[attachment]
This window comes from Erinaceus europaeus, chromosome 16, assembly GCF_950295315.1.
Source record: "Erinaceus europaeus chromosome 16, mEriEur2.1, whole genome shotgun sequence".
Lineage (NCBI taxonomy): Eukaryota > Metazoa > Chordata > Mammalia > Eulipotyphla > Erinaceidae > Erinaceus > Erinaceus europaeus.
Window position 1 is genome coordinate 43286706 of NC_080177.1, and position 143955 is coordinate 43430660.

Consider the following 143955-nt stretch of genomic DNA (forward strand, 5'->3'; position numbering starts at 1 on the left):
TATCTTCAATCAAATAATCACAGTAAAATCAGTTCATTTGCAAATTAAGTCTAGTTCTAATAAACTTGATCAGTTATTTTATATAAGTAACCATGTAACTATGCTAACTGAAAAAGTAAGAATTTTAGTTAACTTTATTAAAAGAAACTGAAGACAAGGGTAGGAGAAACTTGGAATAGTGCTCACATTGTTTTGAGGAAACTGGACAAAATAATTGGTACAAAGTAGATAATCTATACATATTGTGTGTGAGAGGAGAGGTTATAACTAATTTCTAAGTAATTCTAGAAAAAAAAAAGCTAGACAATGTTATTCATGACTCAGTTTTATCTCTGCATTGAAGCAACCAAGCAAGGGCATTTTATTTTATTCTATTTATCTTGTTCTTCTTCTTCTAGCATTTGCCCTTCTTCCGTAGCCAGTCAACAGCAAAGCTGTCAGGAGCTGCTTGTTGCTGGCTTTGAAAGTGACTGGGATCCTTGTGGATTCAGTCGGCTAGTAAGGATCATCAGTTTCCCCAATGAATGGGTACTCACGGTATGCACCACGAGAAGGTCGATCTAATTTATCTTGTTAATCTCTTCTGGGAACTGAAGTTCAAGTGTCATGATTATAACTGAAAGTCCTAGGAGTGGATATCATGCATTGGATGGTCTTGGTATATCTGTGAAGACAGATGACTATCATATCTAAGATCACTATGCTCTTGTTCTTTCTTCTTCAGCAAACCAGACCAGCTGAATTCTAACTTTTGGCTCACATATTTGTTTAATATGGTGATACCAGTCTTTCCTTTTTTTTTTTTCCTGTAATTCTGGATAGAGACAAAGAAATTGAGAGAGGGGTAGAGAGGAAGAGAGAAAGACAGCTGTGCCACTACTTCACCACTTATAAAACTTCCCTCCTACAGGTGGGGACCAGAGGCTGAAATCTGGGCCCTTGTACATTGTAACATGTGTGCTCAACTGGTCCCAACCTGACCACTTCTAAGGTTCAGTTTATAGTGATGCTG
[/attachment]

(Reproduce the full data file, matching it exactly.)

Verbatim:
This window comes from Erinaceus europaeus, chromosome 16, assembly GCF_950295315.1.
Source record: "Erinaceus europaeus chromosome 16, mEriEur2.1, whole genome shotgun sequence".
Lineage (NCBI taxonomy): Eukaryota > Metazoa > Chordata > Mammalia > Eulipotyphla > Erinaceidae > Erinaceus > Erinaceus europaeus.
Window position 1 is genome coordinate 43286706 of NC_080177.1, and position 143955 is coordinate 43430660.

Consider the following 143955-nt stretch of genomic DNA (forward strand, 5'->3'; position numbering starts at 1 on the left):
TATCTTCAATCAAATAATCACAGTAAAATCAGTTCATTTGCAAATTAAGTCTAGTTCTAATAAACTTGATCAGTTATTTTATATAAGTAACCATGTAACTATGCTAACTGAAAAAGTAAGAATTTTAGTTAACTTTATTAAAAGAAACTGAAGACAAGGGTAGGAGAAACTTGGAATAGTGCTCACATTGTTTTGAGGAAACTGGACAAAATAATTGGTACAAAGTAGATAATCTATACATATTGTGTGTGAGAGGAGAGGTTATAACTAATTTCTAAGTAATTCTAGAAAAAAAAAAGCTAGACAATGTTATTCATGACTCAGTTTTATCTCTGCATTGAAGCAACCAAGCAAGGGCATTTTATTTTATTCTATTTATCTTGTTCTTCTTCTTCTAGCATTTGCCCTTCTTCCGTAGCCAGTCAACAGCAAAGCTGTCAGGAGCTGCTTGTTGCTGGCTTTGAAAGTGACTGGGATCCTTGTGGATTCAGTCGGCTAGTAAGGATCATCAGTTTCCCCAATGAATGGGTACTCACGGTATGCACCACGAGAAGGTCGATCTAATTTATCTTGTTAATCTCTTCTGGGAACTGAAGTTCAAGTGTCATGATTATAACTGAAAGTCCTAGGAGTGGATATCATGCATTGGATGGTCTTGGTATATCTGTGAAGACAGATGACTATCATATCTAAGATCACTATGCTCTTGTTCTTTCTTCTTCAGCAAACCAGACCAGCTGAATTCTAACTTTTGGCTCACATATTTGTTTAATATGGTGATACCAGTCTTTCCTTTTTTTTTTTTCCTGTAATTCTGGATAGAGACAAAGAAATTGAGAGAGGGGTAGAGAGGAAGAGAGAAAGACAGCTGTGCCACTACTTCACCACTTATAAAACTTCCCTCCTACAGGTGGGGACCAGAGGCTGAAATCTGGGCCCTTGTACATTGTAACATGTGTGCTCAACTGGTCCCAACCTGACCACTTCTAAGGTTCAGTTTATAGTGATGCTG